For when I read about one member of a species dying or sacrificing time or food or whatever for another, it seems to make sense, to hit the button that I guess is programmed by my vague notion of the survival of the fittest. It makes me realise that if I stop to think about it, I have made the assumption that nature is cruel, and that sympathy exists only amongst kind. It is worth wondering where do these received ideas of mine come from?

At any rate, for animals helping animals: the experts are here.

I was interested as well to read this article about people calling for there to be changes to the law to account for pets and other animals in a crisis. I found it noticeable that the RSPCA take the human angle here, justifiying their argument with the idea that pets are important because of what they mean to us. I can understand that – I feel like Ned is a golden retriever member of the family, and it is true – or at least I think that it is true – that much of the distress is on the human family member’s side, we are the ones who can think out and imagine terrible things.  I hope, though I am not sure that many animals were in a way protected, in a way,  by a lack of cognition, by instinct taking over, and that when they did die the deaths were simple, and had no agony of emotion.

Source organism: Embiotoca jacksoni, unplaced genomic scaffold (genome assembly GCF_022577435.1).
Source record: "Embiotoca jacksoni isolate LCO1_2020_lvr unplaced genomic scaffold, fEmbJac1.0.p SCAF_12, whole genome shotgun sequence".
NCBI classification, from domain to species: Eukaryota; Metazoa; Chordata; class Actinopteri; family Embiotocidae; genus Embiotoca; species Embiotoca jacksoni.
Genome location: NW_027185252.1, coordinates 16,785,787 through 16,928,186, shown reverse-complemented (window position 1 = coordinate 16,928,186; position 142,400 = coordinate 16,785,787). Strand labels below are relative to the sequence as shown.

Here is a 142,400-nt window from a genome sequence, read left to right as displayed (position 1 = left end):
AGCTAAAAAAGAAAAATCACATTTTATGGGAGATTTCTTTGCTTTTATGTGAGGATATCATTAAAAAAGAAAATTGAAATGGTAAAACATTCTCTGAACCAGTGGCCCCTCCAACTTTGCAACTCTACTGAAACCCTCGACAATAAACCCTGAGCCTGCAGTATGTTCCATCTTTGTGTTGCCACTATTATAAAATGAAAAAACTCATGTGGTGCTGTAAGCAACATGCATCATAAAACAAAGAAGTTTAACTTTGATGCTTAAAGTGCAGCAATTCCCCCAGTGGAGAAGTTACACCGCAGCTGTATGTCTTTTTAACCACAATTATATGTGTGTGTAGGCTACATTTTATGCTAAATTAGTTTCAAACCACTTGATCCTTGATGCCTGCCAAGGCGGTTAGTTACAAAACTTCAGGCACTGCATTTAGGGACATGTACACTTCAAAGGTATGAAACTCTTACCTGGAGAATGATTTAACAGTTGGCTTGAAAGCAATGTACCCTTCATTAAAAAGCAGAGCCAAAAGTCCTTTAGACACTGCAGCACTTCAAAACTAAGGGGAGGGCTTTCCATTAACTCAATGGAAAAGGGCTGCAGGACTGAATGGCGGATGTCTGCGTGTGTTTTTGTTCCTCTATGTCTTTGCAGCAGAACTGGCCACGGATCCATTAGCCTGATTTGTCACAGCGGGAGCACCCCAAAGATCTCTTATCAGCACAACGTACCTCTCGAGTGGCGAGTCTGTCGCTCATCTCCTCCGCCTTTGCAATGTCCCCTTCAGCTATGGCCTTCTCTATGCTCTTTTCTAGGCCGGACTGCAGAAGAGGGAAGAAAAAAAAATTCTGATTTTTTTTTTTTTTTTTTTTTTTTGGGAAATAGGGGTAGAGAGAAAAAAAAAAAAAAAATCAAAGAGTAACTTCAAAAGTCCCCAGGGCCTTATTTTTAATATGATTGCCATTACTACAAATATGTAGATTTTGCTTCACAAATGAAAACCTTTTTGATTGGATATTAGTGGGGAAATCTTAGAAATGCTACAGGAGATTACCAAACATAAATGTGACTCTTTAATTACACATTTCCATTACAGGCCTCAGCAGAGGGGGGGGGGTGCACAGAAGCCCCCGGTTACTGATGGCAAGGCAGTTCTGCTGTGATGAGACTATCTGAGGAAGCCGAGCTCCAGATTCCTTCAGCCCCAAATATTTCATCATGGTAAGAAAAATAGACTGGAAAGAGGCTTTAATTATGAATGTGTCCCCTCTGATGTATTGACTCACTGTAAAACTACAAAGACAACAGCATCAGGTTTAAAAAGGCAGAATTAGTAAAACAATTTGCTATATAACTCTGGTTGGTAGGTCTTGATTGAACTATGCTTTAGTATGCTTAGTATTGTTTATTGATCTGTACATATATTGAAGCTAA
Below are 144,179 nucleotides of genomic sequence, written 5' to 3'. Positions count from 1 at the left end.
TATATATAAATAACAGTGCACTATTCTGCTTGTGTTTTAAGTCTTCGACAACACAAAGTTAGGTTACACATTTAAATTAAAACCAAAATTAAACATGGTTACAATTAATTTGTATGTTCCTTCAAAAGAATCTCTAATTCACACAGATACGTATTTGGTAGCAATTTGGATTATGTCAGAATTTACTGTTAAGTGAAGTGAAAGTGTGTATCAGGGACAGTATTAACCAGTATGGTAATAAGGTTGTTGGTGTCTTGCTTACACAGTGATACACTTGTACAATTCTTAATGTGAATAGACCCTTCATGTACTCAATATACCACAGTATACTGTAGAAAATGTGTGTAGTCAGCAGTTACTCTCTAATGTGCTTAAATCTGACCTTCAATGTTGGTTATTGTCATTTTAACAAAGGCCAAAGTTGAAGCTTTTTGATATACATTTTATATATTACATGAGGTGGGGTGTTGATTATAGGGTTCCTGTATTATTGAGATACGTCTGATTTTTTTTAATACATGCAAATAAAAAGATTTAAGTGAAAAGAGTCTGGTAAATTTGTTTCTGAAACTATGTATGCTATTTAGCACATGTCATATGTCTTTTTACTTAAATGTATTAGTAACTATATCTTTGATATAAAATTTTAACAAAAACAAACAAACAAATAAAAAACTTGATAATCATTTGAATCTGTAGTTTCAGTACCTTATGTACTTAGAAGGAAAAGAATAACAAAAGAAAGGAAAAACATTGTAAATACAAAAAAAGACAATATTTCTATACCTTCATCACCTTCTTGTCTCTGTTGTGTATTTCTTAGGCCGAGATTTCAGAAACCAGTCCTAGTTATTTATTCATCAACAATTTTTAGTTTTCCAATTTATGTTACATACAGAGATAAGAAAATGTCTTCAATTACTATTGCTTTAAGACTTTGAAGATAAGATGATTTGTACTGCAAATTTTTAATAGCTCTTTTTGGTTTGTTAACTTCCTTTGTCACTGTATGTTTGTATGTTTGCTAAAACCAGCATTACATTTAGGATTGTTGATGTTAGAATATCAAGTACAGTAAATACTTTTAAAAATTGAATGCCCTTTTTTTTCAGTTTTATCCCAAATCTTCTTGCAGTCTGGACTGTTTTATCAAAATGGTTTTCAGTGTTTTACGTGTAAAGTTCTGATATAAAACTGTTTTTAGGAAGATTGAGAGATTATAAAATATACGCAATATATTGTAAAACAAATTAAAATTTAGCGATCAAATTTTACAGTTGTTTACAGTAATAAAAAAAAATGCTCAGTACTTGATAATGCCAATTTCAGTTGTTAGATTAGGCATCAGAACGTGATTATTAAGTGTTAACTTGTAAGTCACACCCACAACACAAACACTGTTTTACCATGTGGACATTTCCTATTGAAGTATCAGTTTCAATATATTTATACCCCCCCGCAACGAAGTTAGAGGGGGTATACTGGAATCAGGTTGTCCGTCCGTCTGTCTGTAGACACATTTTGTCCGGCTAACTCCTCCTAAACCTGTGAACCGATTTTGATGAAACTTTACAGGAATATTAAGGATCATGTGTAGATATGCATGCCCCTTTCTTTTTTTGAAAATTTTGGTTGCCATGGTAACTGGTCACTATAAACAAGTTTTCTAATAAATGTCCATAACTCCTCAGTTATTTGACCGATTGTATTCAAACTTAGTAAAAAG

The article is interesting in what it says about our domestic animals, what they mean to us, and the strangely liminal place they have in our families. They are so important in the private space of the family home that we love them as we do people and we grieve for them as we do people, and yet in the public sphere we cannot admit or ask for bereavement space because of a lost pet. People with pets of their own understand but it is a kind of secret understanding, I think, one that you hesitate to share.

Perhaps these floods will allow us a kind of public mourning of our beloved animals, perhaps we can crack through our embarrassment, our reserve, and the scale of the shared experience will let us re-examine the rights of pets, their importanc ein our lives, but also the extremely liminal, uncertain, ambivalent place they have in law and in culture.

Also: Holy CRAP there are ancient man-eating dinosaurs in the floodwater along with venomous snakes.